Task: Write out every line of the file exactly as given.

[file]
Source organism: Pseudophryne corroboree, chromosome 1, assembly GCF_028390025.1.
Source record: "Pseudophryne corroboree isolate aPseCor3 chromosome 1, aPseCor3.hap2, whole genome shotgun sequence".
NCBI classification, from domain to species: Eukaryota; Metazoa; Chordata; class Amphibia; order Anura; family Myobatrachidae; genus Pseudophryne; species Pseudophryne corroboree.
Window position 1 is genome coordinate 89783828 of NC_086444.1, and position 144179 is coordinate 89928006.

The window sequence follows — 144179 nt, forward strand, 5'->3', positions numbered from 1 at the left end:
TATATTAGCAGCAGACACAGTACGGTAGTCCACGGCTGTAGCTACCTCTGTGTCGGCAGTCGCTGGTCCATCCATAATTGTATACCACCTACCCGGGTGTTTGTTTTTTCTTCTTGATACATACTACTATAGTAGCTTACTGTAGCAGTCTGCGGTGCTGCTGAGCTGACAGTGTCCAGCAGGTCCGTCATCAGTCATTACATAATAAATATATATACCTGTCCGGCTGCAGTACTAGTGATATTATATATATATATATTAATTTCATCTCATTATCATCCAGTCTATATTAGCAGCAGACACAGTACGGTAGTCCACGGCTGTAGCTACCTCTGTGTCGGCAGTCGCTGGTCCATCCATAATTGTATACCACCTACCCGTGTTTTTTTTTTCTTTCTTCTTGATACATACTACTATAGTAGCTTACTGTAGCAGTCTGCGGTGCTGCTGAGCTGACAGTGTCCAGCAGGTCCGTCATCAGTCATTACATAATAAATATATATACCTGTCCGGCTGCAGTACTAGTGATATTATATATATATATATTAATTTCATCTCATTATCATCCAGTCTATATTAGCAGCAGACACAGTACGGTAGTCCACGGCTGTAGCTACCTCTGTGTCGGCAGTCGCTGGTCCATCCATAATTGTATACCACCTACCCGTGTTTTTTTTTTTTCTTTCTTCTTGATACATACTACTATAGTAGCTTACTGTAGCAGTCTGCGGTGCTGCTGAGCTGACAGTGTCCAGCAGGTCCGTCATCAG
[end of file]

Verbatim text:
Source organism: Pseudophryne corroboree, chromosome 1, assembly GCF_028390025.1.
Source record: "Pseudophryne corroboree isolate aPseCor3 chromosome 1, aPseCor3.hap2, whole genome shotgun sequence".
NCBI classification, from domain to species: Eukaryota; Metazoa; Chordata; class Amphibia; order Anura; family Myobatrachidae; genus Pseudophryne; species Pseudophryne corroboree.
Window position 1 is genome coordinate 89783828 of NC_086444.1, and position 144179 is coordinate 89928006.

The window sequence follows — 144179 nt, forward strand, 5'->3', positions numbered from 1 at the left end:
TATATTAGCAGCAGACACAGTACGGTAGTCCACGGCTGTAGCTACCTCTGTGTCGGCAGTCGCTGGTCCATCCATAATTGTATACCACCTACCCGGGTGTTTGTTTTTTCTTCTTGATACATACTACTATAGTAGCTTACTGTAGCAGTCTGCGGTGCTGCTGAGCTGACAGTGTCCAGCAGGTCCGTCATCAGTCATTACATAATAAATATATATACCTGTCCGGCTGCAGTACTAGTGATATTATATATATATATATTAATTTCATCTCATTATCATCCAGTCTATATTAGCAGCAGACACAGTACGGTAGTCCACGGCTGTAGCTACCTCTGTGTCGGCAGTCGCTGGTCCATCCATAATTGTATACCACCTACCCGTGTTTTTTTTTTCTTTCTTCTTGATACATACTACTATAGTAGCTTACTGTAGCAGTCTGCGGTGCTGCTGAGCTGACAGTGTCCAGCAGGTCCGTCATCAGTCATTACATAATAAATATATATACCTGTCCGGCTGCAGTACTAGTGATATTATATATATATATATTAATTTCATCTCATTATCATCCAGTCTATATTAGCAGCAGACACAGTACGGTAGTCCACGGCTGTAGCTACCTCTGTGTCGGCAGTCGCTGGTCCATCCATAATTGTATACCACCTACCCGTGTTTTTTTTTTTTCTTTCTTCTTGATACATACTACTATAGTAGCTTACTGTAGCAGTCTGCGGTGCTGCTGAGCTGACAGTGTCCAGCAGGTCCGTCATCAG